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Tending to Your Spirit

by Michael Eselun, BCC

Inspiration image

Merriam-Webster’s first defini­tion of the word heal is “to make sound or whole.” So when we talk about healing, we have to address all the components of our wholeness. Certainly, taking care of your physical well-being is a big part of that, but it’s not the whole picture. You also have to tend to your spirit.

In my role as an interfaith chaplain, I am often asked how I define spiritual­ity. Well, I like to go back to the Latin root of the word: spiritus, which means breath. What is it that breathes life into you? What gives your life meaning? What gets you out of bed each morning and inspires you to face the day? What makes life worth fighting for?

For some, it’s a religious tradition or ritual or a religious community they’re part of. For others, it may be a more personal relationship to God or a higher power. It might be your family, your dog, your work, a good round of golf, or surf­ing the perfect wave. It may be a place where you can feel a greater con­nection to the larger circle of life, be it the seashore, a forest, or the Thanksgiving dinner table surrounded by your family.

What is it that breathes life into you?
What gets you out of bed each morning and inspires you to face the day?

Author of Article photo

Michael Eselun

What I have witnessed, to be sure, is that a diagnosis of cancer can really mess with all of that. Perhaps the very thing that used to give your life mean­ing now seems meaningless. Maybe you don’t have access to it in the same way anymore. You might have to find a new meaning, or at least a new pathway to connect to the old one. This is what I would call a “spiritual crisis.”

You might find yourself in such a spiritual crisis when waves of fear, doubt, or confusion wash over you, when you’re just not sure what’s true or meaningful anymore. It may seem as if the undertow is dragging you out to sea.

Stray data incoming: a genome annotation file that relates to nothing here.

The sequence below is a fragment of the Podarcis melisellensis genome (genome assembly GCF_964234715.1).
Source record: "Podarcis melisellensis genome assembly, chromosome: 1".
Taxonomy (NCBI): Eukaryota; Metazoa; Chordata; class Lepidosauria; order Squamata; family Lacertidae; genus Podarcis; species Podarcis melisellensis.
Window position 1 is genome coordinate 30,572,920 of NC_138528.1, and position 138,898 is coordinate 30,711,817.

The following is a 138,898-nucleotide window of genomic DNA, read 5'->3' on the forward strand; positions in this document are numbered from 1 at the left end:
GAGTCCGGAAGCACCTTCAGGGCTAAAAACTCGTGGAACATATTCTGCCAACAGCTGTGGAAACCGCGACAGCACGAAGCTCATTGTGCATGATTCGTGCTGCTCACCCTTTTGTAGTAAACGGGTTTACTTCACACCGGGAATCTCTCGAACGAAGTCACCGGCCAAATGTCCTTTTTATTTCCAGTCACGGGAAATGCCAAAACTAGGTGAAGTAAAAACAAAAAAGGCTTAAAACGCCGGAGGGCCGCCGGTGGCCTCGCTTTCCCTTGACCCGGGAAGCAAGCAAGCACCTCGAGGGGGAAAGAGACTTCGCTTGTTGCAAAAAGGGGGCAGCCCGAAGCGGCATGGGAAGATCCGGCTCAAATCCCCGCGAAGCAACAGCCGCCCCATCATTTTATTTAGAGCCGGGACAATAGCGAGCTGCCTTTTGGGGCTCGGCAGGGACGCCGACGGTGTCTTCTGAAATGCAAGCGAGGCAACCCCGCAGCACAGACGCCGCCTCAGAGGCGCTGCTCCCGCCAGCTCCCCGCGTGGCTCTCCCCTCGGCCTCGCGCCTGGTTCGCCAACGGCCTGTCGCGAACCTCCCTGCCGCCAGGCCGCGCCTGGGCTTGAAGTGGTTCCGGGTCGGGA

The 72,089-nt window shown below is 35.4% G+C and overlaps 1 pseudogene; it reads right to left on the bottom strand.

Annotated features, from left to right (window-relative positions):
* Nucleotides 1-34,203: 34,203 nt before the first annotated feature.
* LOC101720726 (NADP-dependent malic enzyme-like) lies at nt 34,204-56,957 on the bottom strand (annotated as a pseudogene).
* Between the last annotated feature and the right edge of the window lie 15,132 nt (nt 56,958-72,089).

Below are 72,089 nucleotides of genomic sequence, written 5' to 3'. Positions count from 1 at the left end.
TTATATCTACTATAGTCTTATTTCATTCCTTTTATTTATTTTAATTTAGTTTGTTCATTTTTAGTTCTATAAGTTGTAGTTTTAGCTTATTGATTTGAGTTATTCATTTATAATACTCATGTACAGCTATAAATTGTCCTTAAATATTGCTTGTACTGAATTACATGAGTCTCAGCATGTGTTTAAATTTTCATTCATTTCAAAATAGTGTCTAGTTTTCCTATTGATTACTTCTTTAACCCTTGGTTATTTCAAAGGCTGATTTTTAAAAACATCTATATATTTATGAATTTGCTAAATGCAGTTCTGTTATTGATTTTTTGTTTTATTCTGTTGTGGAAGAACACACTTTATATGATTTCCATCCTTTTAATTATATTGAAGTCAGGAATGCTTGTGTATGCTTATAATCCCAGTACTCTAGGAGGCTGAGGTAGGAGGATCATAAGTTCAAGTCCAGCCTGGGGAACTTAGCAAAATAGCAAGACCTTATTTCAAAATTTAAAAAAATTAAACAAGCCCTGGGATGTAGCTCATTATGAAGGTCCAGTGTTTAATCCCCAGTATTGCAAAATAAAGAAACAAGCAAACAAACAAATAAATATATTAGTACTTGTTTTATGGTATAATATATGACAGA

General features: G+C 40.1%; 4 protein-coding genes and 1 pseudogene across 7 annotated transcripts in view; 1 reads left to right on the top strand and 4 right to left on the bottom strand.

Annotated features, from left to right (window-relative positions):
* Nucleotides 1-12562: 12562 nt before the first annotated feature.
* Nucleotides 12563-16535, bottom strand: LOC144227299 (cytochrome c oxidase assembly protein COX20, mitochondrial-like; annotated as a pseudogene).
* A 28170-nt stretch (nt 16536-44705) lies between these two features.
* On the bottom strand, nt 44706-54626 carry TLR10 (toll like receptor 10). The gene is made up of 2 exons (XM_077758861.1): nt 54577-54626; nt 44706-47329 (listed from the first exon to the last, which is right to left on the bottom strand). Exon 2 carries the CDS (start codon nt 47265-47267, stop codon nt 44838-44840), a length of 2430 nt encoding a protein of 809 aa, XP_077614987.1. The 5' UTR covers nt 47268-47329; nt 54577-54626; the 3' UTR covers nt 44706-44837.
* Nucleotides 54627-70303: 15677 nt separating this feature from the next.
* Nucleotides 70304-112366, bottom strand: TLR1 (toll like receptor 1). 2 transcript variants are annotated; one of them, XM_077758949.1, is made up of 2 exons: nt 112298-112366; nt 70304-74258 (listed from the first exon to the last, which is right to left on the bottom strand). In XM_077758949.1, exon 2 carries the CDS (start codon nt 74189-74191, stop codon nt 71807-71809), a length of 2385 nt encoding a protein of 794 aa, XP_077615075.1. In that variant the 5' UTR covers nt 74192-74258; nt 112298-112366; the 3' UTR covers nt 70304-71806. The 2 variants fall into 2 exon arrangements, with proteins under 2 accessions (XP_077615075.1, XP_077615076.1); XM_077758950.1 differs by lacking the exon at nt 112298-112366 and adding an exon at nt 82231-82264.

I remember as a schoolboy in Long Beach, CA, late each spring, lifeguards would present a water-safety assembly to my class. They taught us that if you find yourself caught in a riptide, don’t try to swim against it – you won’t win, and you may drown. Instead, let it carry you out, and when you can, try to swim out of it, not against it. Get your bear­ings and then swim back to shore. Not bad advice. It’s also a good metaphor for overcoming a spiritual crisis.

I see so many people who judge themselves so harshly: “I can’t be feel­ing this way. I must stay positive.” From what I see, that struggle only solidifies your distress while sapping your inner resources. It’s kind of like those Chinese finger puzzles; you stick your fingers in either end, and as long as you struggle against it to remove them, you remain stuck. But if you relax and breathe and stop fighting, you can slide them out slowly.

I see myself as someone who can walk beside a person in spiritual crisis, exploring questions that lead to a new sense of meaning, keeping a calm pres­ence, and helping to tend to the spirit, however that person defines it. This is compassion. At its Latin root, compas­sion means “with suffering.” It doesn’t mean to fix suffering, correct suffering, relieve suffering, judge suffering, or feel bad about the suffering. It means to walk beside the one who is suffering.

Though it’s not always easy, the concept of compassion is simple. It’s an important aspect of tending to the spirit, and it’s something we all can learn to do for one another and for ourselves – to be with our own suffer­ing in a compassionate way. Before you know it, you may emerge from your spiritual crisis to find that your new view is more fascinating than fearful, perhaps even beautiful and healing.

♦ ♦ ♦ ♦ ♦

Michael Eselun is a certified clinical chaplain at the Simms/Mann – UCLA Center for Integrative Oncology in Los Angeles, CA.

This article was published in Coping® with Cancer magazine, September/October 2013.

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